According to Susannah Heschel in, “When Jesus was an Aryan: The Protestant Church and Antisemitism,” the Institute “built an alliance with faculty and students in Scandinavia, led by Hugo Odeberg, a distinguished scholar of Judaica at the University of Lund.”[8] In 1941, the academic director of the Institute, Walter Grundmann, and Meyer-Erlach, “formed a working group Germanentum und Christentum, which brought Scandinavian theologians and writers to participate in two annual conferences in Germany. Odeberg took the initiative among the Scandinavians, inviting thirty academics, students, and writers from Sweden, Norway, and Denmark to lecture at the conferences, which were held in Weissenfels and in Eisenach. Impressed by the high quality of scholarship practiced by Institute members, Odeberg sent seven Scandinavian students to Jena to write doctoral dissertations under Grundmann.”[9] Heschel also writes about the membership of the Institute that “It is worth noting that precisely those scholars who trained in early Judaism during the 1920s became active members in the Institute: Paul Fiebig, Hugo Odeberg, Georg Bertram, and Georg Beer, among others.”[10]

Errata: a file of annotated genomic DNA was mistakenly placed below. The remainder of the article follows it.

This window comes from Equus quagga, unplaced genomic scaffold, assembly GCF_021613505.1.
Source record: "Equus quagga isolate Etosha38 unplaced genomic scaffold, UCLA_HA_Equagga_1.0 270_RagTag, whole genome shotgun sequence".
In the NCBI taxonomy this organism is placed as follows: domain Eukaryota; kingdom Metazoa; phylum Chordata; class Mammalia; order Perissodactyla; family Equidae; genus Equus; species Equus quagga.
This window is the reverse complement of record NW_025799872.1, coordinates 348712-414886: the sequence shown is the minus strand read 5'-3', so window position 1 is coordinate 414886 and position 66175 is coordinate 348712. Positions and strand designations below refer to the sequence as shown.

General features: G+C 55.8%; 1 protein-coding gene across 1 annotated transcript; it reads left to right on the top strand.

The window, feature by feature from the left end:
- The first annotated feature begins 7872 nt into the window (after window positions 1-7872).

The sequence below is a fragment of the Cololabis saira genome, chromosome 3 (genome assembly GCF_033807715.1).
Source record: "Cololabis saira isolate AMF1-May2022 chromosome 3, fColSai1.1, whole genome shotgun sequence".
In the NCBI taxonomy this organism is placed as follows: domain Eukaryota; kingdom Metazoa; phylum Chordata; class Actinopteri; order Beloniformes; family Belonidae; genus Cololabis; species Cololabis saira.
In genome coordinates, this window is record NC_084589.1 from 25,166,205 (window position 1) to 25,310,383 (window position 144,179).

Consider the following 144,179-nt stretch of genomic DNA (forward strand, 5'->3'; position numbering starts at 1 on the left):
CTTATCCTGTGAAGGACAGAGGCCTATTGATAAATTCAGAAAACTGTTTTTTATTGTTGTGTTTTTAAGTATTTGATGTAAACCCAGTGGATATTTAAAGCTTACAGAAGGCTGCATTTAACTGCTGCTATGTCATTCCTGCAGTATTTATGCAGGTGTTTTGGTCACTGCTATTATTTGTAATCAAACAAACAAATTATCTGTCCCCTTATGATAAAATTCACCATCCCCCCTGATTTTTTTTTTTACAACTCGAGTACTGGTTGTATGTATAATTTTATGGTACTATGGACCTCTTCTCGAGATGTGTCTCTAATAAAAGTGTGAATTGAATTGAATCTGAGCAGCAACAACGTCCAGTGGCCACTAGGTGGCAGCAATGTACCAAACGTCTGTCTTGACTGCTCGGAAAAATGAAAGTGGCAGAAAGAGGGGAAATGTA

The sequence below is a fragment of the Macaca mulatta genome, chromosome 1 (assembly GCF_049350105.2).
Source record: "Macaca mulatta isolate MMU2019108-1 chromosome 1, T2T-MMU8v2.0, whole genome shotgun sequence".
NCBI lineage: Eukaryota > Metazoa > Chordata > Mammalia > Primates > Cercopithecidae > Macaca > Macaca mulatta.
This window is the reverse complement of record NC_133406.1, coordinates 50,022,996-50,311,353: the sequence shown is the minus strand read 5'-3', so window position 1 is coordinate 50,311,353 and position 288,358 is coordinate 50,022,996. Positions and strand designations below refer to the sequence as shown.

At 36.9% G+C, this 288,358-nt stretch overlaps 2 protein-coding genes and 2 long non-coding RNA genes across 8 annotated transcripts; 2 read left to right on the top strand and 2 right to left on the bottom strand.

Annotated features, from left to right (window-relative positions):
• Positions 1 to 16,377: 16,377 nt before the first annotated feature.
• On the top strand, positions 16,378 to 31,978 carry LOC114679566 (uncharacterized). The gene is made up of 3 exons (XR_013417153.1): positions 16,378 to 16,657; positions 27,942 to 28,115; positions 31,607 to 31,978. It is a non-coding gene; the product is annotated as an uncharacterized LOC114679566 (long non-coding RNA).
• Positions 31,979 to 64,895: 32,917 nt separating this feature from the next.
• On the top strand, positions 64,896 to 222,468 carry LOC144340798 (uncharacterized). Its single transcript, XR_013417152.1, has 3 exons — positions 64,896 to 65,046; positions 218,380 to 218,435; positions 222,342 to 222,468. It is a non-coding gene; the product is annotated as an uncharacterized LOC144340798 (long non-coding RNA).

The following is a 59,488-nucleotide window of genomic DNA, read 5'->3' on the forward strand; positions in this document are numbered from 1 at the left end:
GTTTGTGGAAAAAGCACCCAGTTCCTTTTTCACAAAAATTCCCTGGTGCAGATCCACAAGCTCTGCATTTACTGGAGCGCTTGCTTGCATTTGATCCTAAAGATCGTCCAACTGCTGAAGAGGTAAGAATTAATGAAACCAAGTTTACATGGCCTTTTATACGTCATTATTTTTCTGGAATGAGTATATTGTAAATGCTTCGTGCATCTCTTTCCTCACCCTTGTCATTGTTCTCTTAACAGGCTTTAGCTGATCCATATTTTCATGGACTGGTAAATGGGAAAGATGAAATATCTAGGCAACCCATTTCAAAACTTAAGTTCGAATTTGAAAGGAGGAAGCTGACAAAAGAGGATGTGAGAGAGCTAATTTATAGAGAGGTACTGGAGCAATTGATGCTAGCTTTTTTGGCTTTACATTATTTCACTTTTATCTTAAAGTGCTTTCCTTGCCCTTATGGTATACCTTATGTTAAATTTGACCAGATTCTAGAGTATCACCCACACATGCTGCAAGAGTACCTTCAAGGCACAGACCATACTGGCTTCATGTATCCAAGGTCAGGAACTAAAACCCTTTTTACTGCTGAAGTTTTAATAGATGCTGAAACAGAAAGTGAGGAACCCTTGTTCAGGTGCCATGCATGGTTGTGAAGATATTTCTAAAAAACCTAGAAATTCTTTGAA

In another article, Heschel reports on a paper presented by Odeberg at one of the Institute’s conferences, in 1942. The topic was whether Jesus’ mother tongue was really a Semitic language.[11]

Sverker Oredsson’s book on Lunds universitet under andra världskriget (Lund University during World War II) also reported on Odeberg’s activities. A notice of the book, published in the “Lund University Reports, No. 6, 1996,” written by Solveig Ståhl, reports of Odeberg in this way: “Hugo Odeberg, however, was Nazi-friendly and never left that position. In 1937, he spoke of the Jewish question in the National Students Club and showed great understanding of the ethnic cleansing that started in Germany. “A nation should not find themselves in an unauthorized Jewish influence.” 
(This article was accessed on November 8, and the URL is  http://www3.lu.se/info/lum/LUM_06_96/LUM6_03_lundanazism.html. Translation from Swedish provided by Google Translate).